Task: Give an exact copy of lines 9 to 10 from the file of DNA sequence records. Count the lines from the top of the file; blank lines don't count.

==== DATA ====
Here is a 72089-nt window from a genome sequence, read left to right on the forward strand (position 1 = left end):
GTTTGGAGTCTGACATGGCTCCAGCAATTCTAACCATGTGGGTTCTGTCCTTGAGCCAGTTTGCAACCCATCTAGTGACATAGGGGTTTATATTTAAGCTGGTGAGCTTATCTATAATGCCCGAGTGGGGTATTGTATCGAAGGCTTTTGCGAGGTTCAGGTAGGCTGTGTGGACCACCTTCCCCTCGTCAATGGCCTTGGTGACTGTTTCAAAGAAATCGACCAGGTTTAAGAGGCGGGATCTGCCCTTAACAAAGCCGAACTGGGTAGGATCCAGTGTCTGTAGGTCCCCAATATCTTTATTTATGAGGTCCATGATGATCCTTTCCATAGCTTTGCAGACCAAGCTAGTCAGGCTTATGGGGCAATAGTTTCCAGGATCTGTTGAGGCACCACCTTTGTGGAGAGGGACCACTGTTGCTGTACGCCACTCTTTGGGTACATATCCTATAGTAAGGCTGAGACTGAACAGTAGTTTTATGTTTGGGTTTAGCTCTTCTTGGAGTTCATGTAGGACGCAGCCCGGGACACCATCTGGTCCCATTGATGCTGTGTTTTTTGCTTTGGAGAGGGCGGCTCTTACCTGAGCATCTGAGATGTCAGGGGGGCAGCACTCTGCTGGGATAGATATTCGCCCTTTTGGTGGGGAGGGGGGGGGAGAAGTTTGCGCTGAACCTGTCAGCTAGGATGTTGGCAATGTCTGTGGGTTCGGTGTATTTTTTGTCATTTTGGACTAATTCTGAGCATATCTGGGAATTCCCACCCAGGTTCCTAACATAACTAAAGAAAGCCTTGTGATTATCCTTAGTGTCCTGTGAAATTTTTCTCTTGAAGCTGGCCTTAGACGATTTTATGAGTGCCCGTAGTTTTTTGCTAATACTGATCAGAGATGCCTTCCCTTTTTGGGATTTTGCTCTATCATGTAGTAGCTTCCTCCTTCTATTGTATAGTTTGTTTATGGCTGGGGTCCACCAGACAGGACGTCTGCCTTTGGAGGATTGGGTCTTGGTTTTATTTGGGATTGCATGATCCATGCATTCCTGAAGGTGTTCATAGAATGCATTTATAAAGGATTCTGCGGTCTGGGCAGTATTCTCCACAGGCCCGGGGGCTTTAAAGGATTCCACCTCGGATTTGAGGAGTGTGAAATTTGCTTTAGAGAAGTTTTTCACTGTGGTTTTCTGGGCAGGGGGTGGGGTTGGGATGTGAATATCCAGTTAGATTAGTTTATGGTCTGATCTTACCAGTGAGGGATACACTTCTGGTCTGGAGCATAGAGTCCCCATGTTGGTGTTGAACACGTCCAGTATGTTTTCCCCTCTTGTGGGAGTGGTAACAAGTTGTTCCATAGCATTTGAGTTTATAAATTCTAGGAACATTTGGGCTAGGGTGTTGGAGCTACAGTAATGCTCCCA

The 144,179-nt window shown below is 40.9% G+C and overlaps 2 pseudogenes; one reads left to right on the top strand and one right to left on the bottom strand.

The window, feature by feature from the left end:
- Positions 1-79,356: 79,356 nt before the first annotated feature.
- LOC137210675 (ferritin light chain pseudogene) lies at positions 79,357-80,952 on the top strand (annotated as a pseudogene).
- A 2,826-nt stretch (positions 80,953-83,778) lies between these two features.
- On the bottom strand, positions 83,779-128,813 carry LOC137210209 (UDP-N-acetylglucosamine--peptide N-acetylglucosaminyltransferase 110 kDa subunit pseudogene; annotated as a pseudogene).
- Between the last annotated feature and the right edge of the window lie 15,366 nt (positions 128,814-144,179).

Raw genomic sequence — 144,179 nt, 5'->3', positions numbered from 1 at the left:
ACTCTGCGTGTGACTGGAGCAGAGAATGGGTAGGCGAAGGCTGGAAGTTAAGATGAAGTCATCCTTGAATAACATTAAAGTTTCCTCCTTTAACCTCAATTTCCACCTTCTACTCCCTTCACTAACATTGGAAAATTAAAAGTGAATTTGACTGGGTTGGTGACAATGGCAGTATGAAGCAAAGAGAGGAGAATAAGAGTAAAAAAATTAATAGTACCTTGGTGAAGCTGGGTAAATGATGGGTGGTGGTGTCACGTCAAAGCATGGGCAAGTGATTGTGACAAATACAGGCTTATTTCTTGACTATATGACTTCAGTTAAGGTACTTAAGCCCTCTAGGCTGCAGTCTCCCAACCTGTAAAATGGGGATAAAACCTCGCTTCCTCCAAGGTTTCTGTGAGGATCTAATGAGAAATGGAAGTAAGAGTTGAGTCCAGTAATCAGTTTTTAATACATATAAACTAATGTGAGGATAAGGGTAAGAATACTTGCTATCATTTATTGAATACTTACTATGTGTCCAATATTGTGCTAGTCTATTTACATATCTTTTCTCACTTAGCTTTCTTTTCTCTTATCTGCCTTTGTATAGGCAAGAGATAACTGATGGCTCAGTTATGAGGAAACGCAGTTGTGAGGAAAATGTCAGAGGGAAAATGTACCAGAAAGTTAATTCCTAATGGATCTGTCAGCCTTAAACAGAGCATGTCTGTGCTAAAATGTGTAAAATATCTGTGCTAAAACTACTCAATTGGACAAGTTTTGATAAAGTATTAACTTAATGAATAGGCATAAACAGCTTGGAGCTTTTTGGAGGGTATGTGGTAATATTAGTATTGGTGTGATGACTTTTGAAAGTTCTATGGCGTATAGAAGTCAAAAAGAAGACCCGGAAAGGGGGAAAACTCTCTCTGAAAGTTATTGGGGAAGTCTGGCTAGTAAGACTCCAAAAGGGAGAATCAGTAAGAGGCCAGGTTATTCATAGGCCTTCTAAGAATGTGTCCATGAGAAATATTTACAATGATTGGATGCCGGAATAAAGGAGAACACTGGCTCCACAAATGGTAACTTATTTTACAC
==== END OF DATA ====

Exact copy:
- Between the last annotated feature and the right edge of the window lie 15,366 nt (positions 128,814-144,179).

Raw genomic sequence — 144,179 nt, 5'->3', positions numbered from 1 at the left: